Editor’s Note: Escapism, Art, and Literature

This is an exceptional issue indeed, an exquisite bouquet of poems, articles, stories, art, and photography, all from the heart of the moment. The theme, Escapism, is highly reflective of many artists’ and writers’ states of mind. As sci-fi author Justina Robson, whom we had the honor of interviewing for this issue, said about the writing process: “It’s what happens in the mixing bucket that’s interesting – hopefully you find some new colour, some strange beauty; it evolves as you nurture it; perhaps you see it buried in there and have to dig it out.” Writing, painting, and any other forms of composing are gateways to other worlds, paths of escape and discovery.

And did Indelible, the platform with its contents and events, serve as a form of escapism? Maybe. Engrossing ourselves in literature and art can certainly feel like tapping into a new territory–one that is not only an evasion from the pandemicized world as we know it, but also a boundary breaker of physical and social distancing.

This Indelible issue (pun intended) features a wide range of works exploring escapism from a plethora of angles: ekphrastic journey and time traveling; a newfound appreciation of nature, the new normal, and nostalgia for social gatherings; linguistic vehicles taking poets to Paris and beyond; artistic depictions of time, patience, nature, safety, covid-like spikey dream critters, food, fortune-telling, and Dolly Parton; abstract portrayals of escapist “elements” through flashes of color; camera lenses capturing moments of uncanny silence through rolls of film, upturned chairs, and bonfires, followed by surreal escapes into a cedar forests; digital art depicting the purgatorial state of a post-explosion Beirut; perception of escapism through eye-talk; a contemplation of dance as a medium of emotional travel; hypnotic inspiration by the moon; meditation on the therapy of ‘mixing metaphors’; fluid verses streams, rivers, oceans—and imagios; a weaving of mythopoesis into nature; an angular cis-man with a one-seater spaceship; observations of an artist’s wanderlust, and some ancestral time travel.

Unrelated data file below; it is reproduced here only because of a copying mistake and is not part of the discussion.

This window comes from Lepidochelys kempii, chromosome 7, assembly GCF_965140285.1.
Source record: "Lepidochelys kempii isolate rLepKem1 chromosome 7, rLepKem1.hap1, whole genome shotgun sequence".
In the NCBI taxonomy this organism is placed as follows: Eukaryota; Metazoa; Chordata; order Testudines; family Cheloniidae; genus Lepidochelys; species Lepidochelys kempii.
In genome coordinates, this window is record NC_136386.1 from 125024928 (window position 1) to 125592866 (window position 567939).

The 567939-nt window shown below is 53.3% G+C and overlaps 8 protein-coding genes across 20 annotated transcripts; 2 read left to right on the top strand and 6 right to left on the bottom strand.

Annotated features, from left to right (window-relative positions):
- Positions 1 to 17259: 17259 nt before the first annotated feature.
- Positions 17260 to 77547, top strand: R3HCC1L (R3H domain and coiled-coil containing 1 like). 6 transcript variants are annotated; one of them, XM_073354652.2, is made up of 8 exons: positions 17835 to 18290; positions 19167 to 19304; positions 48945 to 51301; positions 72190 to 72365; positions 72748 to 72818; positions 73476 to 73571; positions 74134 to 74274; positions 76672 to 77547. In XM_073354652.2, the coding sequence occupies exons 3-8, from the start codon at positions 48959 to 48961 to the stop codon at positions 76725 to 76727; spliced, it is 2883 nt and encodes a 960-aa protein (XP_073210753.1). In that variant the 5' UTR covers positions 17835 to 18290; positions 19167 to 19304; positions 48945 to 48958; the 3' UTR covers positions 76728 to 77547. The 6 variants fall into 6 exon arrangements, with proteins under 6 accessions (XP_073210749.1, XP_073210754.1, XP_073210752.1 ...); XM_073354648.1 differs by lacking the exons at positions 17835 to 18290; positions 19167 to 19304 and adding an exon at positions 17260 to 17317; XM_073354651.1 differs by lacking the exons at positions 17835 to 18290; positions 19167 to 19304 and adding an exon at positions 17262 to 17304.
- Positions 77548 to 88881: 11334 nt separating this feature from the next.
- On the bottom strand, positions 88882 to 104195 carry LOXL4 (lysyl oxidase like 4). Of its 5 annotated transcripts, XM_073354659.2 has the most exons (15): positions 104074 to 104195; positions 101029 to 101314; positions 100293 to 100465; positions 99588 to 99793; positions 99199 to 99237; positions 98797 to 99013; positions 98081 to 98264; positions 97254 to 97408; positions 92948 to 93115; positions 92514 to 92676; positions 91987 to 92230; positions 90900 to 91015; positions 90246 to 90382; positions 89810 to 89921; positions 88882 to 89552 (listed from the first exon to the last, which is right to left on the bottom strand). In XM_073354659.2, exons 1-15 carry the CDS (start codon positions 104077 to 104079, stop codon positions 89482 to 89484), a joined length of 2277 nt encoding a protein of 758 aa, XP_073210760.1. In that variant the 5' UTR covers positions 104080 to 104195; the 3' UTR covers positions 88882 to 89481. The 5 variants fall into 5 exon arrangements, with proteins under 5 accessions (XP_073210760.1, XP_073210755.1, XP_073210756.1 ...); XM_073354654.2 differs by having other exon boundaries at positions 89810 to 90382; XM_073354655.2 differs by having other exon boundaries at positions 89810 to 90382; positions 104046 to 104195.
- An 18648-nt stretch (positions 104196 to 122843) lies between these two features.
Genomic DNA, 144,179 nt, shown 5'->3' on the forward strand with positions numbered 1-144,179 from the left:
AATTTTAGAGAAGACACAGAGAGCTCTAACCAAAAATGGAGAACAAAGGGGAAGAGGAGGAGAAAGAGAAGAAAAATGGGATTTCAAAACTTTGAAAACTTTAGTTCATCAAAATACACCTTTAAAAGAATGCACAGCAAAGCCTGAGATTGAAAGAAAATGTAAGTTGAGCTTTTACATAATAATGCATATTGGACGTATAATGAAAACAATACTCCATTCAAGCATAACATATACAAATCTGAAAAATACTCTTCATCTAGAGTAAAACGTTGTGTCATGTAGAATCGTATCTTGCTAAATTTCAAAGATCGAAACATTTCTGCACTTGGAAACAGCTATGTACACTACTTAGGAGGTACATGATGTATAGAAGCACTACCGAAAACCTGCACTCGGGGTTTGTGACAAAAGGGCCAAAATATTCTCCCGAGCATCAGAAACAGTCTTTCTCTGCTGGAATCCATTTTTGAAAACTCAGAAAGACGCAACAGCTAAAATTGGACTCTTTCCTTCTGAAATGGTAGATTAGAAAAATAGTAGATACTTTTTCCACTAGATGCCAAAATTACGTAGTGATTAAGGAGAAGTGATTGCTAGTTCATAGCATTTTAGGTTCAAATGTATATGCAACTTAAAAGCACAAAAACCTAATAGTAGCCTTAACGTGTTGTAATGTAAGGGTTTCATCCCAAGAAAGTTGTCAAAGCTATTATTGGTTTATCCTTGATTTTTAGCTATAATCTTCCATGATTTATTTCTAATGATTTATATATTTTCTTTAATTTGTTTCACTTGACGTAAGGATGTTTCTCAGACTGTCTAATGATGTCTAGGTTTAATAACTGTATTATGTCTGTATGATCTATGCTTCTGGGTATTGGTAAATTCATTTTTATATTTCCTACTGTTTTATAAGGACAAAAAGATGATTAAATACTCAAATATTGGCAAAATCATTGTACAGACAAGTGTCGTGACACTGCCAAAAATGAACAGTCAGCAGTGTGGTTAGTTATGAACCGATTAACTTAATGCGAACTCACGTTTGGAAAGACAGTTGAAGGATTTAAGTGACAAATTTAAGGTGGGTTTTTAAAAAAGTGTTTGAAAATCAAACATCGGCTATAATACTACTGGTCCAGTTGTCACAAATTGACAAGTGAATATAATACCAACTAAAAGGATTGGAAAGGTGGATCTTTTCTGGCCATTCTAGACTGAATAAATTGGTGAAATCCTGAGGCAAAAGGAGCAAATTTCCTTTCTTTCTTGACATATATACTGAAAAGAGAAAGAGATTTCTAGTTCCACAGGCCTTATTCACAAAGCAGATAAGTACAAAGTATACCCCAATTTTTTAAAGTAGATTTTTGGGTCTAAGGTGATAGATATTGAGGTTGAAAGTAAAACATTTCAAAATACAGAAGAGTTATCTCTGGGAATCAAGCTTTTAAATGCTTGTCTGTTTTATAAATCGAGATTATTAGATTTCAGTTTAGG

Contributors include people from all backgrounds and walks of life: artists, journalists, medical doctors, psychotherapists, poets, novelists, photographers, dancers, scholars, and students.  In this diversity lies the unifying and healing power of the arts. Now is the time for the making and the consuming of literature and art, because, let’s face it–we need it: for solace, for understanding, and for comfort. More people want it, and more people are able to receive it and engage in it now as well because of the escapist boundary-breaking that it offers. Indelible, like many other digital literary platforms, is a hosting environment where writers and artists can share and preserve their work.

Our love for words and aesthetics is important, but only secondary to the belief that enjoying them through a shared experience is what unites people—poets or otherwise. Digital literature is an amazing opportunity to cut our own slice of cyberspace and share this indulgence in the power of poetic musicality and forget about the so-called ‘real’ world for just a couple of light-hours.

I would like to thank all the terrific talents whose works have found their way into this fantastic issue of Indelible. Every contributor is a reminder that beauty still exists and is still worth creating. Through your works on escapism, you have revealed the many worlds within that we can still visit while we gently heal our Covid-stricken planet with art and humanity.

Roula-Maria Dib, editor-in-chief

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